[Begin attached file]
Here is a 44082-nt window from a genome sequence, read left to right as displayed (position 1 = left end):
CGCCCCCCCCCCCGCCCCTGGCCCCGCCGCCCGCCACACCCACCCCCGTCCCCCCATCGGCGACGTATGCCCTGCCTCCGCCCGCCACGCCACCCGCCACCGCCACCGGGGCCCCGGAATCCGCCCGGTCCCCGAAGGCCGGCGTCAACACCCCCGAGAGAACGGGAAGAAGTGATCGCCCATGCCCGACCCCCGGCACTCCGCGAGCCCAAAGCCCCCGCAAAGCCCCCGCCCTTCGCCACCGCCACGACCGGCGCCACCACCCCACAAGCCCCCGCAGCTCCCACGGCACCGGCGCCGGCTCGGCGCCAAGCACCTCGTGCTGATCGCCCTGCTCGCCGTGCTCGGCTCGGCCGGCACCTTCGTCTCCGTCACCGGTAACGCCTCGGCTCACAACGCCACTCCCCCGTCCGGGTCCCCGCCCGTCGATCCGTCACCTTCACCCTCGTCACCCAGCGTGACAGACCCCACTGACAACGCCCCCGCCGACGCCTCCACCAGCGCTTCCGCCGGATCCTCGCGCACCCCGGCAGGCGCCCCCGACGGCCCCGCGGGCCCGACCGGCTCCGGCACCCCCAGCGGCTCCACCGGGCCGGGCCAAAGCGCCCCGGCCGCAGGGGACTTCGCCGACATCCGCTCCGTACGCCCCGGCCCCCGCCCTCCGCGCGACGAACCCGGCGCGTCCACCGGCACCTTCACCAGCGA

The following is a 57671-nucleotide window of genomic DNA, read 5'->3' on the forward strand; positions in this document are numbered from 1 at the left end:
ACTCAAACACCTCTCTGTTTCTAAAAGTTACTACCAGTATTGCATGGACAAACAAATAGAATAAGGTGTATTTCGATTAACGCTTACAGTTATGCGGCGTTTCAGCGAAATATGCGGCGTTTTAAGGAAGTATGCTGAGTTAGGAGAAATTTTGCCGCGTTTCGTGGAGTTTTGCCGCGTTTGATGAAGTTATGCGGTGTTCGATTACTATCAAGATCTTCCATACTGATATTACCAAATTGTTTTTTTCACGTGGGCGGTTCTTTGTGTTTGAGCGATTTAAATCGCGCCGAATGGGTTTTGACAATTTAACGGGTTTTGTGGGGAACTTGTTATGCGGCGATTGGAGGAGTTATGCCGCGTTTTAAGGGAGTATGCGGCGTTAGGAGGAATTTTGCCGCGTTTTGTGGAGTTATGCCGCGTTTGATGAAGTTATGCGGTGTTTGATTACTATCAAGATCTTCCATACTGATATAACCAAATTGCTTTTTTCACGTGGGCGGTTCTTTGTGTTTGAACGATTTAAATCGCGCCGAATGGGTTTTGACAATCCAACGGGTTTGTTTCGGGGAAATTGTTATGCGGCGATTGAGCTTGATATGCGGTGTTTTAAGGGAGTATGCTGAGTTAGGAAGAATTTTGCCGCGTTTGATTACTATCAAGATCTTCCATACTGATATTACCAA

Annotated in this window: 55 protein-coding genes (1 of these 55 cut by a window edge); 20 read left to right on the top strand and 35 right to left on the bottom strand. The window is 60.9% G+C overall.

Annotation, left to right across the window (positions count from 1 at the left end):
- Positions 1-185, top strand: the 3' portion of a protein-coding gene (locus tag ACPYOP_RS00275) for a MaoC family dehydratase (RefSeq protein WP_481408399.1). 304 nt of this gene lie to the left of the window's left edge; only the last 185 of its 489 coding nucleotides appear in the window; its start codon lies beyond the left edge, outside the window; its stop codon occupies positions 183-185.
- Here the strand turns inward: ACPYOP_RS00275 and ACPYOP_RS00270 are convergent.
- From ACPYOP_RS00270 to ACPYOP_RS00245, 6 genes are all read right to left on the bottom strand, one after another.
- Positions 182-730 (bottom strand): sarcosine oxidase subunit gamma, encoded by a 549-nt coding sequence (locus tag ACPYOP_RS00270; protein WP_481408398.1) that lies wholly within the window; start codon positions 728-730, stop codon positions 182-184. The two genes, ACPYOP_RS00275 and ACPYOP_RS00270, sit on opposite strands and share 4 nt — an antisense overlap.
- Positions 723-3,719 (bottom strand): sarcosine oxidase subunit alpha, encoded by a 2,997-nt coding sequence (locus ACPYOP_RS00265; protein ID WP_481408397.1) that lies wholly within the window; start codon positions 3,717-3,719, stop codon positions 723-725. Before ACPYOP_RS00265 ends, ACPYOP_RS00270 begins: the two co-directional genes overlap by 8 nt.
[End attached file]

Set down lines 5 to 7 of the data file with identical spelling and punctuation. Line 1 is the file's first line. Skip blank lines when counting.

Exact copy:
Annotated in this window: 55 protein-coding genes (1 of these 55 cut by a window edge); 20 read left to right on the top strand and 35 right to left on the bottom strand. The window is 60.9% G+C overall.

Annotation, left to right across the window (positions count from 1 at the left end):
- Positions 1-185, top strand: the 3' portion of a protein-coding gene (locus tag ACPYOP_RS00275) for a MaoC family dehydratase (RefSeq protein WP_481408399.1). 304 nt of this gene lie to the left of the window's left edge; only the last 185 of its 489 coding nucleotides appear in the window; its start codon lies beyond the left edge, outside the window; its stop codon occupies positions 183-185.